Washington Open 2015

Washington Open 2015

mkkuhner
WCM mkkuhner
Aug 1, 2015, 6:38 PM |
0

[Seattle image by Cacophony]

By local standards this was a huge tournament--around 200 players, not counting the large scholastic tournament sharing the site.  It was held at the Lynnwood Convention Center, and felt very spacious after multiple tournaments in the SCC basement venue.  I was surprised how exciting the sheer size of the event was.  The top board of the top section got to sit up on stage with a giant display board.  The next few were at an isolated table to the right.  When top seed Costin Cozianu drew a game and was demoted to the isolated table, we joked that he had to sit at the kids' table--indeed, there were many very strong young players, including the Washington Champion and Oregon Junior Champion.

This was innately a 6-round tournament, but some players took advantage of the re-entry option to play 7 or even 8 rounds (with only 6 counting for their final results).

I debated entering the Open or Premiere (under 2000) but decided that winning tournaments was a good motivator right now.  Most 1900 players decided the other way, so the Premiere turned out to be a knife fight among 1700-1800 players.  And the knives were really out, as the prize fund was big.

In round 1 I played yet another young player named Zhang.  This was an Albin-Chatard-Alekhine Gambit Declined:

So that was a bit rocky, but at least it was a win.  In round 2 I played a 1790-rated adult, and as Black in a Classical Dutch was able to win two center pawns in the middlegame.  In a fit of stupidity I then lost both of them back, and had to take a draw.  A clear case of "dizziness due to success"--with as many years' experience as I've had I should be more alert to this problem....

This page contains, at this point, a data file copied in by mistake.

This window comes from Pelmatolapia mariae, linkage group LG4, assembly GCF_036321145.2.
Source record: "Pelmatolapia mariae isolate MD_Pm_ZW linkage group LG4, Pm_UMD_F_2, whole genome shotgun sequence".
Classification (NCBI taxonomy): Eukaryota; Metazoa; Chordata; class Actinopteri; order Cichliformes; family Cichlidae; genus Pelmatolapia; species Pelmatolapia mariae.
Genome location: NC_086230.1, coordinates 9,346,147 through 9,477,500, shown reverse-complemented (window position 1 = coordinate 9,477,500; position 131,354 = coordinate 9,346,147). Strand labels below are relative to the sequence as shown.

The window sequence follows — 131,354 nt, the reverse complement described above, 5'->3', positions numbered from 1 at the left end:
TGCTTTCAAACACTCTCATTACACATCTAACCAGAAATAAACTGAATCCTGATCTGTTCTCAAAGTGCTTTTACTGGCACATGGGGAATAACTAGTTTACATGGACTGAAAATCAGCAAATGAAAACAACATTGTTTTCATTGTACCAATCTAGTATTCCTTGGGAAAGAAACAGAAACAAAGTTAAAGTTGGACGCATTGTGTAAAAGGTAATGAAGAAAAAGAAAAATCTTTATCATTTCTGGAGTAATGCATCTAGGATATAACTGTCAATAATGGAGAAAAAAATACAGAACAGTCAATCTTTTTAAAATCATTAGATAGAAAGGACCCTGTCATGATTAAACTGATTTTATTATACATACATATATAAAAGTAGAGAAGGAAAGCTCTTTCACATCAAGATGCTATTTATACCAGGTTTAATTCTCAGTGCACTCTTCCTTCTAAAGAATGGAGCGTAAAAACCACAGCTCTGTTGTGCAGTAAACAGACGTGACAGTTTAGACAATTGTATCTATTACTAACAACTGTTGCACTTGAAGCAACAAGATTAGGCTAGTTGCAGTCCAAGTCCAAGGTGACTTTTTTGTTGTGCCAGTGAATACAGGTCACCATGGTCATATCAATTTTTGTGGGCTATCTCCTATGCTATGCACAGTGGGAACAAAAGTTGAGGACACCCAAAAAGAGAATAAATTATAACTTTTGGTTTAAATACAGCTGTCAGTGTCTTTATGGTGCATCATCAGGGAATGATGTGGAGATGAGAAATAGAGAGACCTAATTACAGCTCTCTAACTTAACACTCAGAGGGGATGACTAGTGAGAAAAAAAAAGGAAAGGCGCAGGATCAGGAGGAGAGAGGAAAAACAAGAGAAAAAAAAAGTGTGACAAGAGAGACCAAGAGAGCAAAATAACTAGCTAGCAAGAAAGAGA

Round 3 was a 1770-rated teen who lost a pawn in avoiding my Fried Liver Attack and was ground down in the endgame.  Round 4 was an 1800-rated adult:

A somewhat embarrassing story goes with this game.  In the morning before round 5 I was looking at the wall charts, and someone behind me said, "How's your tournament going?"

I said, "Last night was so frustrating!  My opponent seemed to decide from move 1 that his goal in the game was 'don't let Mary win' and he shut down everything I tried.  He never had anything of his own, but he completely stifled me.  Argh! --So how did your game go?"

The person behind me chuckled and said, "Not too badly.  I was playing you and I didn't let you win."

Round 5 was an 1830-rated teenager.  This is my favorite game of the tournament, despite a huge blunder.

I think this is the furthest ahead I have ever calculated OTB.  I was pleasantly astonished to have things work out pretty much as predicted.

This win led to a final round in which three players were tied for first:  the other two played one another and I was paired with the top player with 3.5, who was Travis Olson.  He turned out to vividly remember our previous game, which he lost in the midgame/ endgame transition after having been better.

The tournament was won by Trey Michaels (1767-1872!); I tied for 2nd-3rd and Travis for 4th-7th (along with two of my other opponents).  I won $238, more than I got for winning the Spring Reserve outright.  That prize got earmarked for the Oregon Open in September.

This tournament was memorable for the close pairings and extremely hard-fought games.  I had skipped the Washington Class--in my youth I disliked class tournaments, as they were blighted by sandbagging--but now I'm keen to give it a try.

I still had not dealt with my opening problems, as the game with Travis Olson showed very clearly.  But I was cautiously happy about my endgame play, which has definitely improved since the 1980's.  It's mysterious how that could happen--I did some studying this year, but not an enormous amount.  Perhaps I just appreciate endgames more than I did before.